Tuesday, May 12, 2015

matchmaking is the killer-application for these microbiome fingerprints...,

TheScientist | People harbor distinctive sets of microbes, the genetic signatures of which can be used to identify individuals participating in the Human Microbiome Project, according to work published today (May 11) in PNAS

“Each of us personally has a specific set of bugs that are an extension of us, just the same way that our own genome is a part of what defines us,” said coauthor Curtis Huttenhower, a biostatistician at the Harvard School of Public Health.

The study suggests that microbiome sequencing may someday have utility in criminal investigations, for example, but it also raises questions about how microbiome sequence data should best be handled to protect the privacy of study participants.

Researchers previously showed that they could differentiate between small groups of individuals who had touched computer keyboards or mice by matching their skin microbiota to the microbes left on the computer equipment. A team led by Jack Gilbert, a microbiologist at Argonne National Laboratory in Illinois, recently showed that families leave their unique microbial signatures in the rooms of their houses. The new work is “interesting confirmation that we have unique microbial strain-level associations with our body,” said Gilbert, who was not involved in the research.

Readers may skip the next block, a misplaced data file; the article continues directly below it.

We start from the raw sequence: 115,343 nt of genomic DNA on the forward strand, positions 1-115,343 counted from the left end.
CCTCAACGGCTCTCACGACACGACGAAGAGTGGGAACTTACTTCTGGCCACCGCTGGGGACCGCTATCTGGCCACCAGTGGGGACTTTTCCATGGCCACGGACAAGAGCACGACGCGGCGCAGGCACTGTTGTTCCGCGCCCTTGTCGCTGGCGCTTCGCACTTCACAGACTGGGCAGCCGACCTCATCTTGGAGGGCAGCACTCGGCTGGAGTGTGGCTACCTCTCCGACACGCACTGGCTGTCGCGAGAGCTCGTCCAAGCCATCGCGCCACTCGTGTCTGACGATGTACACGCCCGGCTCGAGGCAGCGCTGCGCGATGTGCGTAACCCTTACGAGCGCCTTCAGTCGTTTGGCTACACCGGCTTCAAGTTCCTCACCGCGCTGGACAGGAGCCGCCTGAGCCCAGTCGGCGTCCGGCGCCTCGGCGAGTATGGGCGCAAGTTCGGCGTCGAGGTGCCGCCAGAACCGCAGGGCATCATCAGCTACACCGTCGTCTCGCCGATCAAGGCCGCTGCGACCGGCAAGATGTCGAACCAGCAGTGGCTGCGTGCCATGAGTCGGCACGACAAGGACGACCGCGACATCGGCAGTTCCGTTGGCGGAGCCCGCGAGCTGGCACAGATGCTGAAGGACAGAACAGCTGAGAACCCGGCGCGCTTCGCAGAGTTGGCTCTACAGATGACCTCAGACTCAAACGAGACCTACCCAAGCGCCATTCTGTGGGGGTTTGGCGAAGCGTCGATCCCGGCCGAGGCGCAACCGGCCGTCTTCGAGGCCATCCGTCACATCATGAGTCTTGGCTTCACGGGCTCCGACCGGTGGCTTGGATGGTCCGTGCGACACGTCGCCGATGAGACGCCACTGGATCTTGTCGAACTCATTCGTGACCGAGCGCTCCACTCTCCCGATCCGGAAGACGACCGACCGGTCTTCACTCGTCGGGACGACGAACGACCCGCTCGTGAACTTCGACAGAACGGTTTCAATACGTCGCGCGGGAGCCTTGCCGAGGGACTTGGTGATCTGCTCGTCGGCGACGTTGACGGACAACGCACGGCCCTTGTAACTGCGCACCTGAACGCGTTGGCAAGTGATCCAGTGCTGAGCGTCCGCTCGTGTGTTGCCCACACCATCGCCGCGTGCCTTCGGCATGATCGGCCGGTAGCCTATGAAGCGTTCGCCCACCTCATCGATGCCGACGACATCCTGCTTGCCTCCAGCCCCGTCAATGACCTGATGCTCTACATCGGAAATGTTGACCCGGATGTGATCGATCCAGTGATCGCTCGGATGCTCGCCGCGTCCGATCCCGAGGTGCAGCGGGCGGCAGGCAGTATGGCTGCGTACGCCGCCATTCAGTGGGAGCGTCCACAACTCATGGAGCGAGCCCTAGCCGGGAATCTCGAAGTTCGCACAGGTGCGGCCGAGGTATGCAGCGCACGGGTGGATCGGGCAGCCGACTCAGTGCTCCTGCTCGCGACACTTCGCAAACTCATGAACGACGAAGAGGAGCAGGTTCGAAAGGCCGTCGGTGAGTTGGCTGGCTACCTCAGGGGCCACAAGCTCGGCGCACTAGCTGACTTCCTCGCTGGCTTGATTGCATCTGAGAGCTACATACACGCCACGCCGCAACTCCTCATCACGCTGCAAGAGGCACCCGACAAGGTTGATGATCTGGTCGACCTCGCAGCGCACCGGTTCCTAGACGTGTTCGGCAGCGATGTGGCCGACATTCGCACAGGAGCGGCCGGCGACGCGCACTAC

Huttenhower and his colleagues developed an algorithm to identify microbiome signatures based on both 16S ribosomal RNA sequences and whole metagenome shotgun sequencing. They assessed the abundance of microbial taxons and also of specific microbial genes and other stretches of DNA.

The researchers sought to identify the minimum set of microbiome features that would be necessary to uniquely identify a person, drawing from the field of data transmission. “The coding problem is actually very similar to what’s used to transmit information on the Internet or over a cellphone,” Huttenhower explained. “You want to represent [the information] using a code that’s short—so you don’t use up a bunch of bandwidth—but robust, so that small errors don’t change your message.”


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